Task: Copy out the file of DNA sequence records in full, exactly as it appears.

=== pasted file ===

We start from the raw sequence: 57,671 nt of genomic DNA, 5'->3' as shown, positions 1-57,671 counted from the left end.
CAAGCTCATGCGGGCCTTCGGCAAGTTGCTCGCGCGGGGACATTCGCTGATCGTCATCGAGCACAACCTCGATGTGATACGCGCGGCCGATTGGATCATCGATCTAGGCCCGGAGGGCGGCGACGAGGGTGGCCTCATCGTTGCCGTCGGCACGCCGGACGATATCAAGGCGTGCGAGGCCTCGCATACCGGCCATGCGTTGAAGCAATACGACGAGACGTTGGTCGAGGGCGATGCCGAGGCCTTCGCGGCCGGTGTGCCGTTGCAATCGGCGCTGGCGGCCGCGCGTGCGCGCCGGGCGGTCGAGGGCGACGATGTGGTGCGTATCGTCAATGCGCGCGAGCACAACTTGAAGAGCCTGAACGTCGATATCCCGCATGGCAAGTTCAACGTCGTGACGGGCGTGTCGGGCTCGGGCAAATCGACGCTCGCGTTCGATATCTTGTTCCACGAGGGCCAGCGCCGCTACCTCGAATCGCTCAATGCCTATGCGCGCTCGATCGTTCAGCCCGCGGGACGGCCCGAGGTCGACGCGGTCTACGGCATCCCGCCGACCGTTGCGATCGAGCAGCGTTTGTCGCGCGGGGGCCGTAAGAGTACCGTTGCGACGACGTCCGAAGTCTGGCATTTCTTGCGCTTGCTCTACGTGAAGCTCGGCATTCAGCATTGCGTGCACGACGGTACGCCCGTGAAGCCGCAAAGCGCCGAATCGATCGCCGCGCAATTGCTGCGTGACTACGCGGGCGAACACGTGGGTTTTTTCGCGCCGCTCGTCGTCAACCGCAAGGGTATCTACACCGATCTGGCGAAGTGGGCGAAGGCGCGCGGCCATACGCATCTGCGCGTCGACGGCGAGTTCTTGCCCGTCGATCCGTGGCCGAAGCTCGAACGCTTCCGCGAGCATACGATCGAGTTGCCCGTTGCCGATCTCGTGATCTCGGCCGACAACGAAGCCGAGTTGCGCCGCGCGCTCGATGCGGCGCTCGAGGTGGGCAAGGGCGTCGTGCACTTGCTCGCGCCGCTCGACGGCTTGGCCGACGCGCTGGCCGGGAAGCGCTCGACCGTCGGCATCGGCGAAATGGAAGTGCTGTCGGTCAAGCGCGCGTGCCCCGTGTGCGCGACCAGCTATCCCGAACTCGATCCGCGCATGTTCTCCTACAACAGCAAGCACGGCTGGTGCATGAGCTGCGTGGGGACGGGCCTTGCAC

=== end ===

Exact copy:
We start from the raw sequence: 57,671 nt of genomic DNA, 5'->3' as shown, positions 1-57,671 counted from the left end.
CAAGCTCATGCGGGCCTTCGGCAAGTTGCTCGCGCGGGGACATTCGCTGATCGTCATCGAGCACAACCTCGATGTGATACGCGCGGCCGATTGGATCATCGATCTAGGCCCGGAGGGCGGCGACGAGGGTGGCCTCATCGTTGCCGTCGGCACGCCGGACGATATCAAGGCGTGCGAGGCCTCGCATACCGGCCATGCGTTGAAGCAATACGACGAGACGTTGGTCGAGGGCGATGCCGAGGCCTTCGCGGCCGGTGTGCCGTTGCAATCGGCGCTGGCGGCCGCGCGTGCGCGCCGGGCGGTCGAGGGCGACGATGTGGTGCGTATCGTCAATGCGCGCGAGCACAACTTGAAGAGCCTGAACGTCGATATCCCGCATGGCAAGTTCAACGTCGTGACGGGCGTGTCGGGCTCGGGCAAATCGACGCTCGCGTTCGATATCTTGTTCCACGAGGGCCAGCGCCGCTACCTCGAATCGCTCAATGCCTATGCGCGCTCGATCGTTCAGCCCGCGGGACGGCCCGAGGTCGACGCGGTCTACGGCATCCCGCCGACCGTTGCGATCGAGCAGCGTTTGTCGCGCGGGGGCCGTAAGAGTACCGTTGCGACGACGTCCGAAGTCTGGCATTTCTTGCGCTTGCTCTACGTGAAGCTCGGCATTCAGCATTGCGTGCACGACGGTACGCCCGTGAAGCCGCAAAGCGCCGAATCGATCGCCGCGCAATTGCTGCGTGACTACGCGGGCGAACACGTGGGTTTTTTCGCGCCGCTCGTCGTCAACCGCAAGGGTATCTACACCGATCTGGCGAAGTGGGCGAAGGCGCGCGGCCATACGCATCTGCGCGTCGACGGCGAGTTCTTGCCCGTCGATCCGTGGCCGAAGCTCGAACGCTTCCGCGAGCATACGATCGAGTTGCCCGTTGCCGATCTCGTGATCTCGGCCGACAACGAAGCCGAGTTGCGCCGCGCGCTCGATGCGGCGCTCGAGGTGGGCAAGGGCGTCGTGCACTTGCTCGCGCCGCTCGACGGCTTGGCCGACGCGCTGGCCGGGAAGCGCTCGACCGTCGGCATCGGCGAAATGGAAGTGCTGTCGGTCAAGCGCGCGTGCCCCGTGTGCGCGACCAGCTATCCCGAACTCGATCCGCGCATGTTCTCCTACAACAGCAAGCACGGCTGGTGCATGAGCTGCGTGGGGACGGGCCTTGCAC